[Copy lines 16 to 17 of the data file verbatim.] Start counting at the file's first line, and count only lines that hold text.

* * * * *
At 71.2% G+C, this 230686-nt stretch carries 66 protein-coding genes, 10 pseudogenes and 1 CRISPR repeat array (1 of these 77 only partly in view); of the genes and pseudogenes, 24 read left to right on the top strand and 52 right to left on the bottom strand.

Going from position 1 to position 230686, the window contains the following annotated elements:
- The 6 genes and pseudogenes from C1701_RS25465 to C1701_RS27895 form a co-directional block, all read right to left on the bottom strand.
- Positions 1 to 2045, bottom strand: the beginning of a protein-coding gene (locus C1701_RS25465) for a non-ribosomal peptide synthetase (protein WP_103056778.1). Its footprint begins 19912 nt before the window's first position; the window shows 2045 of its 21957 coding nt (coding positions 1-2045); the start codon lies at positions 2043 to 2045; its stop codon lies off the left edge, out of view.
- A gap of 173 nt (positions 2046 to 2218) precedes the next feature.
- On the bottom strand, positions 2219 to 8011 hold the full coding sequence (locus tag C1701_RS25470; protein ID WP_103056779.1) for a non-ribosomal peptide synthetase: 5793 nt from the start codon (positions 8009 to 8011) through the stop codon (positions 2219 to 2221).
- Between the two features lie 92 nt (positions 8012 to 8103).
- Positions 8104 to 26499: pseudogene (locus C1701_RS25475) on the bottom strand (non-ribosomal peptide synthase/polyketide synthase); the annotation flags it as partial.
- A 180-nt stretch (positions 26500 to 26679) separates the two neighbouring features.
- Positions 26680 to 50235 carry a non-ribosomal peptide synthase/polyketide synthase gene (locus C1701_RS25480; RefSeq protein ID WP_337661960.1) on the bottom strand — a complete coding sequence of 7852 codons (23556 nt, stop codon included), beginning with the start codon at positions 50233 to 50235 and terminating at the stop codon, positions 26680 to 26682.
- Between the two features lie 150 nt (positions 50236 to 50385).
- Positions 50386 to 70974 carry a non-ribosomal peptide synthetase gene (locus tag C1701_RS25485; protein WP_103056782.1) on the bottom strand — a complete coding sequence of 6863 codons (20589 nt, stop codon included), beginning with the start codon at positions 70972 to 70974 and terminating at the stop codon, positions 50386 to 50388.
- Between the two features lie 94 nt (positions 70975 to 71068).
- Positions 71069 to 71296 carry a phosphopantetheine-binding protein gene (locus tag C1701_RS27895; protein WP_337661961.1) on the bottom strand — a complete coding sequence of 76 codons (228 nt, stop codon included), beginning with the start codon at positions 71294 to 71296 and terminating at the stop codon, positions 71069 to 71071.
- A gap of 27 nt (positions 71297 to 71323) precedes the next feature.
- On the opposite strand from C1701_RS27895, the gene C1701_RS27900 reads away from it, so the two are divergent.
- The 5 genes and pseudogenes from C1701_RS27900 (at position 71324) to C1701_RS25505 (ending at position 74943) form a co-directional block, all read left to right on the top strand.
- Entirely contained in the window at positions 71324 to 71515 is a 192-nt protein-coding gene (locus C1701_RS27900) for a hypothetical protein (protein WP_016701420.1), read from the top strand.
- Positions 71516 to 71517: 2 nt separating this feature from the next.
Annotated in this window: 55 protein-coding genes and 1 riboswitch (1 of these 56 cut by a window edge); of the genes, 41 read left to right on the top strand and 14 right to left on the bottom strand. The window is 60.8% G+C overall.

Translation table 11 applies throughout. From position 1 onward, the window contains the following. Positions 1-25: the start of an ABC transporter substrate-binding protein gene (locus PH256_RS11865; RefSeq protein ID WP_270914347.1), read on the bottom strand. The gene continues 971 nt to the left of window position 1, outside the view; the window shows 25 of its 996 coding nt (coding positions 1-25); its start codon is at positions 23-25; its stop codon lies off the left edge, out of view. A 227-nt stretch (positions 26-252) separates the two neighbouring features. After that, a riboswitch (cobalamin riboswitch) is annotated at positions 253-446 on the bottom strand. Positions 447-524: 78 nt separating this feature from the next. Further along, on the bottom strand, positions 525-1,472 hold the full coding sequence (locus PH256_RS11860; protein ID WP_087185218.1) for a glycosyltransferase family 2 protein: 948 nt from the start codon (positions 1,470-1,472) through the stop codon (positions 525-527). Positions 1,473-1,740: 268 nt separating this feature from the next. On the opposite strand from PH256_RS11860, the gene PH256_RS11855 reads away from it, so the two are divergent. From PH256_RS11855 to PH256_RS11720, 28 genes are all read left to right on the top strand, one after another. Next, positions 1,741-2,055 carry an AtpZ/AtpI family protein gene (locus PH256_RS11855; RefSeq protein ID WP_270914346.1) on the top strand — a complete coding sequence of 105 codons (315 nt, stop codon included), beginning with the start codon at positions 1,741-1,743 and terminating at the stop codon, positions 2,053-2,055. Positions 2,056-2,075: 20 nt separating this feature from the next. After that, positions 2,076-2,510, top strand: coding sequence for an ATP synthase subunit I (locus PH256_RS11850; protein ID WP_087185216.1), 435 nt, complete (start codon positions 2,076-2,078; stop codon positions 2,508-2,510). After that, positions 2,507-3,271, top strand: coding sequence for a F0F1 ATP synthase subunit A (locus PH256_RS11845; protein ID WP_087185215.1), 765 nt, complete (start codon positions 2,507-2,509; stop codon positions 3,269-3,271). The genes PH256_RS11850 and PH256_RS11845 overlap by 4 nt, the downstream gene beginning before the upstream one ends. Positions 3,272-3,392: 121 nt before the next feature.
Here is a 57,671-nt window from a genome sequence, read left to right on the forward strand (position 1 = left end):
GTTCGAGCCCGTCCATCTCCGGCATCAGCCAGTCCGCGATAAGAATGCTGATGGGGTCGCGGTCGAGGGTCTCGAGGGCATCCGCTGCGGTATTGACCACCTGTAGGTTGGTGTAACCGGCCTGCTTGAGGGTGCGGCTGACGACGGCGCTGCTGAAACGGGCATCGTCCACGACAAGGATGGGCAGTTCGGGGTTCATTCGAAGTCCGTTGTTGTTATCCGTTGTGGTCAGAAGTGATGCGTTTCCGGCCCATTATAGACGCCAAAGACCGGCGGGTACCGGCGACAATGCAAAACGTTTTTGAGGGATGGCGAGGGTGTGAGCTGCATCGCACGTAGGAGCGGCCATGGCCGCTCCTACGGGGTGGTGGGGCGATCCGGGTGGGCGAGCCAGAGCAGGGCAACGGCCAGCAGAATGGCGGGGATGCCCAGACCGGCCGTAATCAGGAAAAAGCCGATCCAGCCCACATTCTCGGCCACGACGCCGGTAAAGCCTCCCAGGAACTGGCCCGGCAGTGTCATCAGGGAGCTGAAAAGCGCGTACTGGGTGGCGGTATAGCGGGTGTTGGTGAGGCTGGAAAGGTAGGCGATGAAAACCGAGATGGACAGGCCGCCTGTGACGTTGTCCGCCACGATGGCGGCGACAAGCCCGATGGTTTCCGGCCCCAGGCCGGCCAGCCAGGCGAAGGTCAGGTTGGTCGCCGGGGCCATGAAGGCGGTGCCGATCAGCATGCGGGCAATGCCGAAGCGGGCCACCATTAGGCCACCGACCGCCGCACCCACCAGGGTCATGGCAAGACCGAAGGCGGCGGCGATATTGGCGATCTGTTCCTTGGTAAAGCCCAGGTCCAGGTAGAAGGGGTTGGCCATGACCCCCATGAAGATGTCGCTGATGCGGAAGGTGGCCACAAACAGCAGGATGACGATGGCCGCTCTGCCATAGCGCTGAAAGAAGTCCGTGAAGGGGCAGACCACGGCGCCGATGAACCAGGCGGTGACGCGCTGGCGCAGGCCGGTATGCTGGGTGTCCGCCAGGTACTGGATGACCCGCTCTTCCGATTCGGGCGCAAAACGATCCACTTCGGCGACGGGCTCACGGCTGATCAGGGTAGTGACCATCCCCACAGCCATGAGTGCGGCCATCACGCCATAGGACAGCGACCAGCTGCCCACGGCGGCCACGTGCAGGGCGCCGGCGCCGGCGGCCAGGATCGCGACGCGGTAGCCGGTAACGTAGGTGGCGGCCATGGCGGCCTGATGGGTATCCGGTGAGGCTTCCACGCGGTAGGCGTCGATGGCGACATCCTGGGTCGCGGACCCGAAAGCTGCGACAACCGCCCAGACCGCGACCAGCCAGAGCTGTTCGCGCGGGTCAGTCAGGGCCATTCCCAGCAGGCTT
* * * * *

- On the opposite strand from C1701_RS27895, the gene C1701_RS27900 reads away from it, so the two are divergent.
- The 5 genes and pseudogenes from C1701_RS27900 (at position 71324) to C1701_RS25505 (ending at position 74943) form a co-directional block, all read left to right on the top strand.